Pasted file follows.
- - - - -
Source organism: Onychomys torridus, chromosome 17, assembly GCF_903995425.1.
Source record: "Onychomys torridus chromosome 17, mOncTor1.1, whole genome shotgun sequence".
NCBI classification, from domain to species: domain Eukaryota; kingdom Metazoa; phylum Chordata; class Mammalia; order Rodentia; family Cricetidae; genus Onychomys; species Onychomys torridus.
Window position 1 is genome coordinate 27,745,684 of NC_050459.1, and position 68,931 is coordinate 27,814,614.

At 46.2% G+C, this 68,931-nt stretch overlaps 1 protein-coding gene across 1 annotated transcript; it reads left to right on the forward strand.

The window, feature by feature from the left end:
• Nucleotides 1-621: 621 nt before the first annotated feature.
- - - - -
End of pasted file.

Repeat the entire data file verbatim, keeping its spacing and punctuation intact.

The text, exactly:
Source organism: Onychomys torridus, chromosome 17, assembly GCF_903995425.1.
Source record: "Onychomys torridus chromosome 17, mOncTor1.1, whole genome shotgun sequence".
NCBI classification, from domain to species: domain Eukaryota; kingdom Metazoa; phylum Chordata; class Mammalia; order Rodentia; family Cricetidae; genus Onychomys; species Onychomys torridus.
Window position 1 is genome coordinate 27,745,684 of NC_050459.1, and position 68,931 is coordinate 27,814,614.

At 46.2% G+C, this 68,931-nt stretch overlaps 1 protein-coding gene across 1 annotated transcript; it reads left to right on the forward strand.

The window, feature by feature from the left end:
• Nucleotides 1-621: 621 nt before the first annotated feature.